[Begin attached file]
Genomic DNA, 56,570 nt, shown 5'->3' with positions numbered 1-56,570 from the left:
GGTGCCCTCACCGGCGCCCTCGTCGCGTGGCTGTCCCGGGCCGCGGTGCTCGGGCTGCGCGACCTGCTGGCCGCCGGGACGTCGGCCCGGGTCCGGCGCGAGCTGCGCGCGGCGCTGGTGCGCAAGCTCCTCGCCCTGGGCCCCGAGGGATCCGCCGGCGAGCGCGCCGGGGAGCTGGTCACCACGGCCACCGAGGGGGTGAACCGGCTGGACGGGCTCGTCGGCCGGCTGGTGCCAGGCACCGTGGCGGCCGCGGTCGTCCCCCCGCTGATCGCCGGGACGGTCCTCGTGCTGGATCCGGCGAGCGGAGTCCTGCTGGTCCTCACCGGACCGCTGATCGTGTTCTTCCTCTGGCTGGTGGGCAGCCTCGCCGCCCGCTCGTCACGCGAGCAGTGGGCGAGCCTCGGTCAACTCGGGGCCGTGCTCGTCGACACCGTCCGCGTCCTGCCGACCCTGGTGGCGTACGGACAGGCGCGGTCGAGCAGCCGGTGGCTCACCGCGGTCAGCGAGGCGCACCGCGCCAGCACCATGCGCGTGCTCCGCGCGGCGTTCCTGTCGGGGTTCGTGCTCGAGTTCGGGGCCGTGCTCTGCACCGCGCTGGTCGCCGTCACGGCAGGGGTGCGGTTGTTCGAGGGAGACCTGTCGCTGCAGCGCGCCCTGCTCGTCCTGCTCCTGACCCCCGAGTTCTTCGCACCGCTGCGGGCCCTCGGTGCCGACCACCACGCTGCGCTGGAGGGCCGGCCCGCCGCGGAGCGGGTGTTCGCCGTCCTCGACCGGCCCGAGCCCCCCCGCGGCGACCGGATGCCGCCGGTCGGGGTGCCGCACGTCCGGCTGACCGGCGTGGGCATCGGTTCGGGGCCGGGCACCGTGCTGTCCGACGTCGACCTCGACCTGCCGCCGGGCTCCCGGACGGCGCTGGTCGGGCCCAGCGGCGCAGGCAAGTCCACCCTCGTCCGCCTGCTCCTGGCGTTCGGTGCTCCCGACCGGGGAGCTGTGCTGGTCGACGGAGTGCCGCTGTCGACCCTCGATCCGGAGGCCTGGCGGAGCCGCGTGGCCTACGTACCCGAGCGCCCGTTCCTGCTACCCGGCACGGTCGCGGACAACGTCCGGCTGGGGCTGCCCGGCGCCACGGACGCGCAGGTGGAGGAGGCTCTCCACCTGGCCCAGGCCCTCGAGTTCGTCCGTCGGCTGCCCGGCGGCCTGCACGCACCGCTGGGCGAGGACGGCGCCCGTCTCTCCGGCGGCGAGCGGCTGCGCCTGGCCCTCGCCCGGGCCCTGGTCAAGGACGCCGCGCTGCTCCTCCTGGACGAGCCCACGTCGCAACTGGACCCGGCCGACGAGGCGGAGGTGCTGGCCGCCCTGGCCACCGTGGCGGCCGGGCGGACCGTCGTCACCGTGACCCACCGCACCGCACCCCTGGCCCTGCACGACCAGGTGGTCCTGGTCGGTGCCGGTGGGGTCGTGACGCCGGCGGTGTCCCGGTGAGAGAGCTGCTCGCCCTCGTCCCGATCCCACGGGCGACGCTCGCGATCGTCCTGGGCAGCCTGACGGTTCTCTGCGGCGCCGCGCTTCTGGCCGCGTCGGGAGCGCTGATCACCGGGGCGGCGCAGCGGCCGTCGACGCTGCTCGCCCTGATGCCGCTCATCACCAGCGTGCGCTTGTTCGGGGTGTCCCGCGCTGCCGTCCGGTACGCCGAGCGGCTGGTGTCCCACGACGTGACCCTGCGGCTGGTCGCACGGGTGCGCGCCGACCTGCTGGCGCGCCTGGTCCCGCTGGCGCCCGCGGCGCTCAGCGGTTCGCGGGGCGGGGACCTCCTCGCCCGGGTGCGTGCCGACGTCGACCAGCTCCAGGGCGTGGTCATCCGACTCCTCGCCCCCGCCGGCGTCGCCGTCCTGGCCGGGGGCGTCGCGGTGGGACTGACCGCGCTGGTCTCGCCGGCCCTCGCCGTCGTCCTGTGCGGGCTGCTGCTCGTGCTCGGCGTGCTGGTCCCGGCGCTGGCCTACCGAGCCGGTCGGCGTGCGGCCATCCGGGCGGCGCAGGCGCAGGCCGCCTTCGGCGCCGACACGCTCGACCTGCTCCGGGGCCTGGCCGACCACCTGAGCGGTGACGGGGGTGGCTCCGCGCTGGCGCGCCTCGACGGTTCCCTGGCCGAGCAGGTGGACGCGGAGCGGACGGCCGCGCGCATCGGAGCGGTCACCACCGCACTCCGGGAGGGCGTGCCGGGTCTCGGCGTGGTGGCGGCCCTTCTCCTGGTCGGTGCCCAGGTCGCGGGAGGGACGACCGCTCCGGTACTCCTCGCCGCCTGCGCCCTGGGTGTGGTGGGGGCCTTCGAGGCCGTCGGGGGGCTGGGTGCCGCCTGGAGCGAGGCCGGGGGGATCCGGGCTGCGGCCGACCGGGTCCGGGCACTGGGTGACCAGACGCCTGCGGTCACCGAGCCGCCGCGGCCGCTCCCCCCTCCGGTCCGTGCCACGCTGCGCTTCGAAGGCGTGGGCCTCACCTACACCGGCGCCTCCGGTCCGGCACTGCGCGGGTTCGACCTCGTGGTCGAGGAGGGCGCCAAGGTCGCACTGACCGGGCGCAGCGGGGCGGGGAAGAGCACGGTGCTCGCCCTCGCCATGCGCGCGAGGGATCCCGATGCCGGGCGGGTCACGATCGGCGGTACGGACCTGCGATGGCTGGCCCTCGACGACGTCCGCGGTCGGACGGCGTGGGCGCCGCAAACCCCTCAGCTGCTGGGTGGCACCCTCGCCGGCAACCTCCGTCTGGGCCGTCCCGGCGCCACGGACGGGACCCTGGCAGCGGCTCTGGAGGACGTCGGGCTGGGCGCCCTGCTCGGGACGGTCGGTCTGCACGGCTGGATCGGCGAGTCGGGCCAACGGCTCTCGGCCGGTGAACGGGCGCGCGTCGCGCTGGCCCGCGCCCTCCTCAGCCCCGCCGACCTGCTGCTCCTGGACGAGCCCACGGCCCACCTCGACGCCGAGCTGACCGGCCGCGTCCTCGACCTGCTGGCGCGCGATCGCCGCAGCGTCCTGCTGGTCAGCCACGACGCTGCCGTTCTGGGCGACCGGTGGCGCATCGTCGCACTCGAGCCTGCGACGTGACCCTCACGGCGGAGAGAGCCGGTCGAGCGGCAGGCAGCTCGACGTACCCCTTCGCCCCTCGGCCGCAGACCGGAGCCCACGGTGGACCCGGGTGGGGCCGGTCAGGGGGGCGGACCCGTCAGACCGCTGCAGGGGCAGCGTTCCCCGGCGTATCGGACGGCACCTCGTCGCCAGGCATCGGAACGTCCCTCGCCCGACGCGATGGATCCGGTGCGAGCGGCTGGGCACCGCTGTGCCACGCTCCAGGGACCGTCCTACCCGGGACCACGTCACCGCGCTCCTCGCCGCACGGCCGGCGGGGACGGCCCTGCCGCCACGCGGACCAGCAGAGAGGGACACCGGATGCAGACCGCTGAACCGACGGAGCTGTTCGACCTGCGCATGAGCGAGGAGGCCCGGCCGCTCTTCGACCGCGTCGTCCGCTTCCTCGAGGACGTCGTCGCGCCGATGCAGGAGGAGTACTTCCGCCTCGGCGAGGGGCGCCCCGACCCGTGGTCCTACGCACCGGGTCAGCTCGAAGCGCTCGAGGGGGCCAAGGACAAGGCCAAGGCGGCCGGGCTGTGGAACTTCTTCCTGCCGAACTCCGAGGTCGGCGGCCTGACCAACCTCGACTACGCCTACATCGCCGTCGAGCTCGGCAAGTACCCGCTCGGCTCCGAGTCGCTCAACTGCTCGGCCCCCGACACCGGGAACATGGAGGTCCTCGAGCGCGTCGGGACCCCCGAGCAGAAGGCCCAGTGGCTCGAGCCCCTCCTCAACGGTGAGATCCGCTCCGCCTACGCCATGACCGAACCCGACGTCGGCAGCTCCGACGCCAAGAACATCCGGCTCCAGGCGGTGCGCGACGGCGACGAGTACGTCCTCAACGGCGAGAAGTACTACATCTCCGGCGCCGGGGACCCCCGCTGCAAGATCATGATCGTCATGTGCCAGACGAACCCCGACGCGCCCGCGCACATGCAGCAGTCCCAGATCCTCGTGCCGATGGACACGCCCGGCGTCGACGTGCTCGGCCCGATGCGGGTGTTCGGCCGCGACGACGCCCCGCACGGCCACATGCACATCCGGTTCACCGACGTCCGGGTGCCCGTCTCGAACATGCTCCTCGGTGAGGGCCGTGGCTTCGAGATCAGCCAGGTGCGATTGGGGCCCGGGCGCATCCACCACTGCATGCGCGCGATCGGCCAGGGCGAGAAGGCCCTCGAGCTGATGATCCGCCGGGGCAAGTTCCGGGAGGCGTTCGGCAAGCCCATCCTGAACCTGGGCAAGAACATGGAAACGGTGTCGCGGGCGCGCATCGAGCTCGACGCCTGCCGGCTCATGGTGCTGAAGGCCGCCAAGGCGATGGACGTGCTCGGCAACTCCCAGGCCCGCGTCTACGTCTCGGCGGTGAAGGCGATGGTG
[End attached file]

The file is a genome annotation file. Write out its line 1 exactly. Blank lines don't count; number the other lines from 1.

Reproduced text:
Genomic DNA, 56,570 nt, shown 5'->3' with positions numbered 1-56,570 from the left: